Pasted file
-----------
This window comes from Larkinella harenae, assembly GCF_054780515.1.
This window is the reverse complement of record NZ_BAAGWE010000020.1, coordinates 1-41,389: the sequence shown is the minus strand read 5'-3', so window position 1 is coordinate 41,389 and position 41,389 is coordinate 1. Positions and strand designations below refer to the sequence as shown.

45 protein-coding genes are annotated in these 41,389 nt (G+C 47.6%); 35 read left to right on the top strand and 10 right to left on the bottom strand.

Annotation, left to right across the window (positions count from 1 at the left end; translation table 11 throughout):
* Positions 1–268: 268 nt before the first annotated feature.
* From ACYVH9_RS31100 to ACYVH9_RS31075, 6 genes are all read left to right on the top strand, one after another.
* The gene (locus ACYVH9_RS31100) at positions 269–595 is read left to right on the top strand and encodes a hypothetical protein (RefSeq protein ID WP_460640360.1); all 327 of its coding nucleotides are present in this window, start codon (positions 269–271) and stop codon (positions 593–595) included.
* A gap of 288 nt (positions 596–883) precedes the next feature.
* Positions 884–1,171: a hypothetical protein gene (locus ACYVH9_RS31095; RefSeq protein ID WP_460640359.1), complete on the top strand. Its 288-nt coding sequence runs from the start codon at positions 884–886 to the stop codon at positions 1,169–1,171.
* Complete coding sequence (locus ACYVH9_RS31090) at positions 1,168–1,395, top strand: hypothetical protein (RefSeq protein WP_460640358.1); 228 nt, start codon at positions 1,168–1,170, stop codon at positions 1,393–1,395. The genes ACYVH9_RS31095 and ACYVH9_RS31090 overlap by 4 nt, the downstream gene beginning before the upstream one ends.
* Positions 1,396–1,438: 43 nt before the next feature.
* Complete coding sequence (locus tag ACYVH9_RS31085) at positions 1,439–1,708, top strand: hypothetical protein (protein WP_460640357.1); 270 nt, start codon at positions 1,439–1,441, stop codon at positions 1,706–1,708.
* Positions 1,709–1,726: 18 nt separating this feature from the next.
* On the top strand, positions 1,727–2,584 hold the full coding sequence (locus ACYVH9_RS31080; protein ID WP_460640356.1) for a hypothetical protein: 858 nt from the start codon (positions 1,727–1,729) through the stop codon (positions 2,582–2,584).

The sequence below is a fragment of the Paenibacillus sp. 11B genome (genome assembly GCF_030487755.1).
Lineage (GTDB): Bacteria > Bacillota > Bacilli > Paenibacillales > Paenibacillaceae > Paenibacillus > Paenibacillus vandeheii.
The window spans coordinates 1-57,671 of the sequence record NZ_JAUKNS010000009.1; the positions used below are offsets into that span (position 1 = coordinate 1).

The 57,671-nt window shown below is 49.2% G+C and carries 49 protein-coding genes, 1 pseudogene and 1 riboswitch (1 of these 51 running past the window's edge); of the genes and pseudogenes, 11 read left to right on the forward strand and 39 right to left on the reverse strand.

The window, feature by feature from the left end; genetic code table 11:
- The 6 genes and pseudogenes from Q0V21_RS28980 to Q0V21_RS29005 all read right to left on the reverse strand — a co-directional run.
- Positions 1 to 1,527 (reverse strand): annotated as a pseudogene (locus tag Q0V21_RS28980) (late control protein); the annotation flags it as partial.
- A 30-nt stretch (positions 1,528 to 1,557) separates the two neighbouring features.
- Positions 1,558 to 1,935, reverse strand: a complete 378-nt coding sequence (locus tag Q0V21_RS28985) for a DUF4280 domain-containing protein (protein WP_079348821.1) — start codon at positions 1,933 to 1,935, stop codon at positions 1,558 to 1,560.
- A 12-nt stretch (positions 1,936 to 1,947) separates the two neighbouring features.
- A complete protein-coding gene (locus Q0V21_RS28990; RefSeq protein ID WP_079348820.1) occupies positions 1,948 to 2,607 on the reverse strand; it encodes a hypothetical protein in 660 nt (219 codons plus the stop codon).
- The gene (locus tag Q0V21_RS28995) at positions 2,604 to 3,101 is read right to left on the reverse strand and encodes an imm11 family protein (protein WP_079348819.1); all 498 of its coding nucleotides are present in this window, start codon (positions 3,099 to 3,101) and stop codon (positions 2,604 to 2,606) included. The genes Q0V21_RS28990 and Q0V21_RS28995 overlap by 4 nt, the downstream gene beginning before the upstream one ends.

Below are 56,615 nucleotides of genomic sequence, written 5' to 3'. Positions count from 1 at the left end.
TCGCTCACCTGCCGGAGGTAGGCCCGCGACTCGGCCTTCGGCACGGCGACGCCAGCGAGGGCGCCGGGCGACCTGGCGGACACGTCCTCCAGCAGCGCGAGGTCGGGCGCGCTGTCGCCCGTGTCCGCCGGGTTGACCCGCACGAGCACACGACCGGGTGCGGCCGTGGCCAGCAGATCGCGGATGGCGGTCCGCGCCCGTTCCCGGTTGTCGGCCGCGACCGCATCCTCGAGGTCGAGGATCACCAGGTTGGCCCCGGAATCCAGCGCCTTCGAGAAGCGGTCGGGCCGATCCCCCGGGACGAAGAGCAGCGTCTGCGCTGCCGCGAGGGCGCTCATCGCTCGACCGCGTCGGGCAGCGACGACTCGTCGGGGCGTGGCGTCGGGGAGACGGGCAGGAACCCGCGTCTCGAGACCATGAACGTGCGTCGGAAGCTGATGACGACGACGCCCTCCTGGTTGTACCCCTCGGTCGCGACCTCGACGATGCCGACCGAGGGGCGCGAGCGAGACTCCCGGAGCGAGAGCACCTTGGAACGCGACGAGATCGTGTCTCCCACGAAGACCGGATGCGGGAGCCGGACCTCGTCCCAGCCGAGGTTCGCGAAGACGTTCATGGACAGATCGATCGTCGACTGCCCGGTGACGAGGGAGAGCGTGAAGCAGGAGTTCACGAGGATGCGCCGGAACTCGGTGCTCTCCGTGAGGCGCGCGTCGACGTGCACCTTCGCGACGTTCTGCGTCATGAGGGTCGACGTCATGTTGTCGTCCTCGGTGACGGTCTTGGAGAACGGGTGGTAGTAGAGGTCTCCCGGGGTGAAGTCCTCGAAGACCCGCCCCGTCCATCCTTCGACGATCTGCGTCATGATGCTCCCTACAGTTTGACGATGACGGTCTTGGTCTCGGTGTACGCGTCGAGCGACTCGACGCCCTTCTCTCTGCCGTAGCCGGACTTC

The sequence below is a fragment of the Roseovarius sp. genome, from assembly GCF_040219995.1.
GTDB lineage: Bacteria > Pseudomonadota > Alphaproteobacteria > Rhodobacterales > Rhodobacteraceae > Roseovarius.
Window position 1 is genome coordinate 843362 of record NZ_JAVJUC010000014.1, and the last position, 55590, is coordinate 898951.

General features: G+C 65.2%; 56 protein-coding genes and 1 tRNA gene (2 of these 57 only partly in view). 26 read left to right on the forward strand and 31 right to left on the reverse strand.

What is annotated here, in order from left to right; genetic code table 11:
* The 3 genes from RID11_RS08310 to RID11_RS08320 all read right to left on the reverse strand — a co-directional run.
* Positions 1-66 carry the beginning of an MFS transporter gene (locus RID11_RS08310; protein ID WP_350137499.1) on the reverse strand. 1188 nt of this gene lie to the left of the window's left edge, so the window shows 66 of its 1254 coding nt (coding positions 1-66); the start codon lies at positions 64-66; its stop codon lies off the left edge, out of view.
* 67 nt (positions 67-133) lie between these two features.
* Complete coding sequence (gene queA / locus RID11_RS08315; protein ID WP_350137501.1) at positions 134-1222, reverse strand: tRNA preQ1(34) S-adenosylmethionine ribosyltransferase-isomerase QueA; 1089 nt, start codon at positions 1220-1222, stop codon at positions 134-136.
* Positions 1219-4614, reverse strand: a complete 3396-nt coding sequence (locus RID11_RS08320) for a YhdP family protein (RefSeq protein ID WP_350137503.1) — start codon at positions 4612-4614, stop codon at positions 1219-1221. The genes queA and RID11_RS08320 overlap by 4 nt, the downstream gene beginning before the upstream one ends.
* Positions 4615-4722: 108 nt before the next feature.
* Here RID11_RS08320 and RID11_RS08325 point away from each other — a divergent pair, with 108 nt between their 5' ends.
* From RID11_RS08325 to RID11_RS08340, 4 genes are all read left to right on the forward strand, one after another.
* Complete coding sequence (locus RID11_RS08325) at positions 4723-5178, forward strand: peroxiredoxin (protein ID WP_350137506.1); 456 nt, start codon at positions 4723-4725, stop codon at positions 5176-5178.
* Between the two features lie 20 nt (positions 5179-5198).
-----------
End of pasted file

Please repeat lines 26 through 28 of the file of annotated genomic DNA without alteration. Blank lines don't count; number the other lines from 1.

- The gene (locus tag Q0V21_RS28995) at positions 2,604 to 3,101 is read right to left on the reverse strand and encodes an imm11 family protein (protein WP_079348819.1); all 498 of its coding nucleotides are present in this window, start codon (positions 3,099 to 3,101) and stop codon (positions 2,604 to 2,606) included. The genes Q0V21_RS28990 and Q0V21_RS28995 overlap by 4 nt, the downstream gene beginning before the upstream one ends.

Below are 56,615 nucleotides of genomic sequence, written 5' to 3'. Positions count from 1 at the left end.
TCGCTCACCTGCCGGAGGTAGGCCCGCGACTCGGCCTTCGGCACGGCGACGCCAGCGAGGGCGCCGGGCGACCTGGCGGACACGTCCTCCAGCAGCGCGAGGTCGGGCGCGCTGTCGCCCGTGTCCGCCGGGTTGACCCGCACGAGCACACGACCGGGTGCGGCCGTGGCCAGCAGATCGCGGATGGCGGTCCGCGCCCGTTCCCGGTTGTCGGCCGCGACCGCATCCTCGAGGTCGAGGATCACCAGGTTGGCCCCGGAATCCAGCGCCTTCGAGAAGCGGTCGGGCCGATCCCCCGGGACGAAGAGCAGCGTCTGCGCTGCCGCGAGGGCGCTCATCGCTCGACCGCGTCGGGCAGCGACGACTCGTCGGGGCGTGGCGTCGGGGAGACGGGCAGGAACCCGCGTCTCGAGACCATGAACGTGCGTCGGAAGCTGATGACGACGACGCCCTCCTGGTTGTACCCCTCGGTCGCGACCTCGACGATGCCGACCGAGGGGCGCGAGCGAGACTCCCGGAGCGAGAGCACCTTGGAACGCGACGAGATCGTGTCTCCCACGAAGACCGGATGCGGGAGCCGGACCTCGTCCCAGCCGAGGTTCGCGAAGACGTTCATGGACAGATCGATCGTCGACTGCCCGGTGACGAGGGAGAGCGTGAAGCAGGAGTTCACGAGGATGCGCCGGAACTCGGTGCTCTCCGTGAGGCGCGCGTCGACGTGCACCTTCGCGACGTTCTGCGTCATGAGGGTCGACGTCATGTTGTCGTCCTCGGTGACGGTCTTGGAGAACGGGTGGTAGTAGAGGTCTCCCGGGGTGAAGTCCTCGAAGACCCGCCCCGTCCATCCTTCGACGATCTGCGTCATGATGCTCCCTACAGTTTGACGATGACGGTCTTGGTCTCGGTGTACGCGTCGAGCGACTCGACGCCCTTCTCTCTGCCGTAGCCGGACTTC